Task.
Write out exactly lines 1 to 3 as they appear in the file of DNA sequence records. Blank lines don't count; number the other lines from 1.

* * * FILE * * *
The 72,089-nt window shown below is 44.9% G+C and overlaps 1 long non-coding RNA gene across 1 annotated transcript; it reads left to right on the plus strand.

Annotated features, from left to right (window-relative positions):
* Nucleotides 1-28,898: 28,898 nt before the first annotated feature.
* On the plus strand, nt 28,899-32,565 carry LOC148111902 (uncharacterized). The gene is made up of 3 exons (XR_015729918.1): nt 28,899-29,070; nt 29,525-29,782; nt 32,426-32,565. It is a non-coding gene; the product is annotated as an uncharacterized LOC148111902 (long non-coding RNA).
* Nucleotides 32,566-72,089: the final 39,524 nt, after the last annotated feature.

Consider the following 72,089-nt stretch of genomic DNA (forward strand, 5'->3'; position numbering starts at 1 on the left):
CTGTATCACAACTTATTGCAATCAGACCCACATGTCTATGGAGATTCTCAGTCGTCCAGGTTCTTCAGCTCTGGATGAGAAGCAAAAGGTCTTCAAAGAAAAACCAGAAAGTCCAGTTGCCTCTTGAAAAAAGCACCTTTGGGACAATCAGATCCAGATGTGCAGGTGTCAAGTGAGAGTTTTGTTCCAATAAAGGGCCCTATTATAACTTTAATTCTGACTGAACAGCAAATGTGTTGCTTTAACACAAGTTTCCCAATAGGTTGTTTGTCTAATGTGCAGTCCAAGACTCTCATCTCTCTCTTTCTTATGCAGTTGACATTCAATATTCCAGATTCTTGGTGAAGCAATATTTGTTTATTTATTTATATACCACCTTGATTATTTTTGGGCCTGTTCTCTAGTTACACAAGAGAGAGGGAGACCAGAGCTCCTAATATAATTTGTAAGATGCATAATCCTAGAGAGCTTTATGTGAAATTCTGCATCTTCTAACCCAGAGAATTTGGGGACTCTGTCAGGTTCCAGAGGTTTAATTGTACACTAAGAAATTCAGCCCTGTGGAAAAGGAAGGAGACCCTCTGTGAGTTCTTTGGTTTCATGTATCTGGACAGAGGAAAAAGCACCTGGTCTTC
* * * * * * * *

The 72,089-nt window shown below is 44.9% G+C and overlaps 1 long non-coding RNA gene across 1 annotated transcript; it reads left to right on the plus strand.

Annotated features, from left to right (window-relative positions):
* Nucleotides 1-28,898: 28,898 nt before the first annotated feature.